Reflections on the ICSC Workshop on the Energy Transition – the role for sustainable carbon, 16-18 November 2022 in Cagliari, Sardinia, Italy.
At this international meeting, experts from all continents debated the major energy and industry issues of our time: the hydrogen economy; decarbonising our power and heavy industry; the IPCC report and key contributor effects; and finally, an alternative future for coal resources.
Major initiatives on ‘blue’ and ‘green’ hydrogen are in progress supported by billions in research funding, with technologies to be selected depending on available resources. In Europe, where there is limited gas supply, the intent is to build hydrogen valleys supported by carbon sequestration, or CO2 recycling. The latter is currently being investigated by Sotacarbo, NEDO and others making synthetic fuels and chemical feeds. While sequestration is one answer, many nations have limited storage opportunities. Recycling CO2 offers a different solution; these synfuels could offer an alternative to ‘offsetting’ for aviation and automotive sectors.
The building of a hydrogen valley from Finland around the Baltic coast and feeding power to Estonia and based on electrolysis using renewable electricity would produce green hydrogen but requires the installation of a major infrastructure that uses substantial resources in their construction; renewable nominal capacity must be four times greater than conventional to provide similar output. The investment required for this transition is massive and raises significant societal issues. Nevertheless, the conflict in Europe and its implications increases support for the Baltic Sea project. If it progresses and provides long term proof of durable operation, this would be valuable. The current temporary reliance on high emission LNG and unmitigated legacy coal clearly affects environmental targets.
The hydrogen valley projects will require many large-scale wind turbines located in all Baltic nations and is the first of a series in the EU that has serious implications for the cost and supply of rare earth elements (REE) which are key to the technology. Existing supplies of REE ores and other essential elements are largely controlled by China. The USA, recognising this issue, already has several pilot plants in operation to extract REE from specific coal resources and plans to scale up the activity. The mobile phone industry requires one third of REE production but the advent of an electrified society and hydrogen economy is forecast to raise demand 20-fold by 2050; a potential crisis.
The IEA predicts that coal use will peak in 2025, the trend is for continued closures of power stations to be replaced by renewables, nuclear and storage. This raises questions over grid stability which must be addressed, and for countries struggling to finance renewables the issue is ‘keeping the lights on’ while the existing coal infrastructure is wound down. The issue has come to the fore following Russia’s invasion of Ukraine which has directly impacted power security. Low-carbon coal alternatives such as biomass power with carbon capture and storage (BECCS) are in development, notably at Drax, UK. BECCS is important as it can provide dispatchable power and negative emissions of CO2, which is increasingly important to have a chance of meeting the Paris Agreement goals, but its slow adoption is attributed partly to the high CCS cost and the lack of political support.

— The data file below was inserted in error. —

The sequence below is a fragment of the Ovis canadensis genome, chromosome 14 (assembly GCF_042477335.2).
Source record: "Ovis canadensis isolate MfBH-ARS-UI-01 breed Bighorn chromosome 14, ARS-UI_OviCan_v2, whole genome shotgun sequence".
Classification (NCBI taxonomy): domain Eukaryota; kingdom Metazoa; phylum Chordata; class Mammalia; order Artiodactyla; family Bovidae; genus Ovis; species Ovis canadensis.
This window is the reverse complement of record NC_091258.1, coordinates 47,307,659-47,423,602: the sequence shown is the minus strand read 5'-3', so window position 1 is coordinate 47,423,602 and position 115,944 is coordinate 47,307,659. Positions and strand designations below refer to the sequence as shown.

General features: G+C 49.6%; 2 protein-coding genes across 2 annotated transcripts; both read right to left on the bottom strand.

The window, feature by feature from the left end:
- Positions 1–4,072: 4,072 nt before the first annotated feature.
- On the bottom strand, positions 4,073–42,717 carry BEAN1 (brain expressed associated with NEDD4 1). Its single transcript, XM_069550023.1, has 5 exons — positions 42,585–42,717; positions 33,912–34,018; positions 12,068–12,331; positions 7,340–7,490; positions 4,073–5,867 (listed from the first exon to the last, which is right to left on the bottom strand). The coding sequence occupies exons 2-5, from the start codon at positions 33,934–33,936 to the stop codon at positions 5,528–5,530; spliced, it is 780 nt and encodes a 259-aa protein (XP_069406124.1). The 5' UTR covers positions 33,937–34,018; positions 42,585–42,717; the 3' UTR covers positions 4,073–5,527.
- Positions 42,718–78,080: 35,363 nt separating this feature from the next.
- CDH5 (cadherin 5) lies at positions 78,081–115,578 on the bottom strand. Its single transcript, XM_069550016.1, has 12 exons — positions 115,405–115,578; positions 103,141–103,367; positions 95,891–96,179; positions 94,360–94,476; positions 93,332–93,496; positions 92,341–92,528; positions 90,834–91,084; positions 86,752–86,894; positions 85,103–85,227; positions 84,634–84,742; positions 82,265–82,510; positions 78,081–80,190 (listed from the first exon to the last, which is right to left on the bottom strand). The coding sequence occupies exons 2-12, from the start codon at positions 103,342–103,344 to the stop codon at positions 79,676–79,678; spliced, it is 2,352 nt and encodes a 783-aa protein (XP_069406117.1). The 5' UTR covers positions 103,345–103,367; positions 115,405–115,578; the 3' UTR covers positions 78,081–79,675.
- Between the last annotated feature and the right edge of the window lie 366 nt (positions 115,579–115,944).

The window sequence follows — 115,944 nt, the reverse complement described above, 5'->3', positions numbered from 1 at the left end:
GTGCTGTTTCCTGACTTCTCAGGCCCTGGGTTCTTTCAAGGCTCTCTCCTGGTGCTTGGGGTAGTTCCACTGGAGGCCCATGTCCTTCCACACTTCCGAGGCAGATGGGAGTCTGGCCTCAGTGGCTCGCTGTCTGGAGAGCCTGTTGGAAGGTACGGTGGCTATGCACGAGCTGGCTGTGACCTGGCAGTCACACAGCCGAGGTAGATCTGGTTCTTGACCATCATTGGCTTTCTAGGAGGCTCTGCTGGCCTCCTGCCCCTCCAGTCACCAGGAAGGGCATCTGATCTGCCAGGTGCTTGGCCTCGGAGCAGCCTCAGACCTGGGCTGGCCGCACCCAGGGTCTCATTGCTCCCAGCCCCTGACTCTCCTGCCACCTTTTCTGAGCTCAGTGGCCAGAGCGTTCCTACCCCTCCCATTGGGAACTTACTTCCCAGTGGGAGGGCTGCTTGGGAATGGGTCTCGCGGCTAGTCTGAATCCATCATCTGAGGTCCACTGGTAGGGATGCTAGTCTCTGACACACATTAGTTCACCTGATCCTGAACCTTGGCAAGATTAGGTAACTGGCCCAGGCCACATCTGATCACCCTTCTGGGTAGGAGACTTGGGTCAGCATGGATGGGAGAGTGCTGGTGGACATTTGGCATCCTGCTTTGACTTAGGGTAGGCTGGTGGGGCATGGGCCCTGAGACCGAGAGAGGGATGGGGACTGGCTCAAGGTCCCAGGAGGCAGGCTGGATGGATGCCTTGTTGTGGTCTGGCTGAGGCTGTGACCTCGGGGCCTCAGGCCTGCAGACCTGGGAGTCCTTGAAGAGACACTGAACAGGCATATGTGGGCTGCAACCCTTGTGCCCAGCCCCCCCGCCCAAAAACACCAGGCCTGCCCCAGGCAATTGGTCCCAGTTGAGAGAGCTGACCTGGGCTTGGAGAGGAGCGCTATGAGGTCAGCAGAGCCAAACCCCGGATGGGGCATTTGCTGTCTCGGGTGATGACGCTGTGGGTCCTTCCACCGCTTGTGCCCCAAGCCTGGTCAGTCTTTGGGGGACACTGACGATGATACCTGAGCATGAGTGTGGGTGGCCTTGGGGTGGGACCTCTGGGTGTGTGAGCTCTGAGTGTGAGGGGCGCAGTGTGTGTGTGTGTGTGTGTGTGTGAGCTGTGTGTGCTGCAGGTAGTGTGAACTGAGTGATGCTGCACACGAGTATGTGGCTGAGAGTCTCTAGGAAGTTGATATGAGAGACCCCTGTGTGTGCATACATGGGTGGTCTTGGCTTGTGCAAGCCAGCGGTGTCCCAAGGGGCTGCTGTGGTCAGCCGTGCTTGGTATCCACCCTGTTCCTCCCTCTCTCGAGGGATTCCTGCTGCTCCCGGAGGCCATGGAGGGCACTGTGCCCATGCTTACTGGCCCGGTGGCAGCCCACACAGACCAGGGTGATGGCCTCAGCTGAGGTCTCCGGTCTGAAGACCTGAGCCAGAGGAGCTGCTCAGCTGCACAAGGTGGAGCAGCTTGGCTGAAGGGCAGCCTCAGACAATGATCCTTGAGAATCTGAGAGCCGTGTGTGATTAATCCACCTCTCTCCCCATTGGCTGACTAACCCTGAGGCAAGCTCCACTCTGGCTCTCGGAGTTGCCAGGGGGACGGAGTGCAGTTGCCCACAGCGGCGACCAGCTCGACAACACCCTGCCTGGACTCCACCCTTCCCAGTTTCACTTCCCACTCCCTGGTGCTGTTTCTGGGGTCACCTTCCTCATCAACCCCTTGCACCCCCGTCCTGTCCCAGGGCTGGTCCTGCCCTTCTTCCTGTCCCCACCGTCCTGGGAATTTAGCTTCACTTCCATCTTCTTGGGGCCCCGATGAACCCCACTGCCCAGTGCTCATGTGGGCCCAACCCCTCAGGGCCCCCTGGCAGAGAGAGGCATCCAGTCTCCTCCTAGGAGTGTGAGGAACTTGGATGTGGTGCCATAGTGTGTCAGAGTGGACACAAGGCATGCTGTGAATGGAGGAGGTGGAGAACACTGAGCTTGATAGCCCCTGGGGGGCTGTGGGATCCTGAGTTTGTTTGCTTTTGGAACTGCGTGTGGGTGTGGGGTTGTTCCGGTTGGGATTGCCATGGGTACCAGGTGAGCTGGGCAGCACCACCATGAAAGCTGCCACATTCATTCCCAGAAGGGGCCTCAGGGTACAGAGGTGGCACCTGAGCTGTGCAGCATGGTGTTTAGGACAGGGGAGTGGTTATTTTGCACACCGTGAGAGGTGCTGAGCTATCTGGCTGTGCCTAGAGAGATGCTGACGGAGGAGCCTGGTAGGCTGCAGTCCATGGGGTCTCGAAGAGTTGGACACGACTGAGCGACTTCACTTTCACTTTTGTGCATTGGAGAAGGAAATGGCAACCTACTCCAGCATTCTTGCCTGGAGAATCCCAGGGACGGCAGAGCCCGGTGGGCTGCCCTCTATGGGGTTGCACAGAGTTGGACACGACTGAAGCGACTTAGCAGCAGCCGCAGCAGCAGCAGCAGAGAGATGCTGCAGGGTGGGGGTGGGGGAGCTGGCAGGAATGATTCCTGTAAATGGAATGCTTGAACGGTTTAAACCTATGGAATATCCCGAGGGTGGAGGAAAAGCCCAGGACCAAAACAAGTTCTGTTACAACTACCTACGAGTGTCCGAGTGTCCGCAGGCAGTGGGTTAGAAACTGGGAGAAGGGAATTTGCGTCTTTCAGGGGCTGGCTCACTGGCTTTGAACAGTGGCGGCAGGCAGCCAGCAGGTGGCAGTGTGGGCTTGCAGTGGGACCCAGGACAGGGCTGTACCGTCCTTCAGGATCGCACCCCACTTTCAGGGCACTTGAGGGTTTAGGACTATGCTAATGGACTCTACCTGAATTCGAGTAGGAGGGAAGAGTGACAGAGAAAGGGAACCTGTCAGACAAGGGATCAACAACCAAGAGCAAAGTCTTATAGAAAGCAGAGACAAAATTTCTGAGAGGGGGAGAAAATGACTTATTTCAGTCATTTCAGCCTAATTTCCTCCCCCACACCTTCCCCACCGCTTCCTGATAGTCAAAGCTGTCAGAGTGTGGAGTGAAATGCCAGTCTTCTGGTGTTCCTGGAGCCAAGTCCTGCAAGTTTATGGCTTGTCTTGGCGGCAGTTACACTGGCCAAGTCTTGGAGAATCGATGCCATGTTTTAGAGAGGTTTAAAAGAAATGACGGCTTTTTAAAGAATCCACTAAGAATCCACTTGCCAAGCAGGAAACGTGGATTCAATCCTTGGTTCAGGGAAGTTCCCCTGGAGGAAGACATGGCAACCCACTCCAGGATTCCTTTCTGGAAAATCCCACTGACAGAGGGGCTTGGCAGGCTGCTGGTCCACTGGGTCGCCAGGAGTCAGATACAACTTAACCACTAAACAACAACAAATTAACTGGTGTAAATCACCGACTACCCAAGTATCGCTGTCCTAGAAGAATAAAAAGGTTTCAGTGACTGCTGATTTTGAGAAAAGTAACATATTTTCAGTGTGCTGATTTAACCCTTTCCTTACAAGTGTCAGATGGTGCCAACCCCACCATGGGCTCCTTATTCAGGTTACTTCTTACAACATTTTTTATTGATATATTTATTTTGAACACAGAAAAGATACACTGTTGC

In Asia there is a different approach where coal for power is still being developed in the short term and a coal gasification industry is expanding rapidly for the long term. The largest hydrogen facility making 350,000 tH2/y, mainly for ammonia for fertiliser, chemicals, and power, will release 10 MtCO2. The project is of greater scale than the entire Baltic hydrogen valley at 250,000 tH2/y. In the absence of carbon storage, the Asian coal industry will more than offset efforts in other countries to decarbonise. That said, gasification allows for lower cost capture and there are some 50 modest scale projects underway in China, and a new renewable chemical industry has been announced using ‘green’ hydrogen, currently at about 1/20th the scale of the coal hydrogen plant.
When we look to the future our view of coal solely as a CO2-emitting fuel needs a reset. As the demand for coal falls, there is an opportunity to make cost effective carbon products derived from coal that benefit the environment.
The use of carbon fibre has cut fuel consumption in aerospace, but adoption of coal-derived carbon fibre across automotive and construction industries would directly reduce the climatic impact of all cars including EVs, while lighter stronger construction materials would lower cement demand and save power; cement being the greatest industrial source of CO2. New coal-derived nanocarbon products offer enhanced properties that mean more durable material; graphene has the greatest potential to take materials science to a new level.
In the agriculture sector there is a general decline in soil fertility that will endanger our ability to feed our growing population; the UN has identified 2022 as one of the most difficult with many facing starvation. Soil products from coal are one of the few tools we have of sufficient scale to address this problem, especially as exploitation of peat to improve soil is unsustainable. A new carbon industry is emerging that is of great potential benefit to all our nations, but to flourish it must overcome prejudices arising from the unabated combustion of fossil fuels for electricity.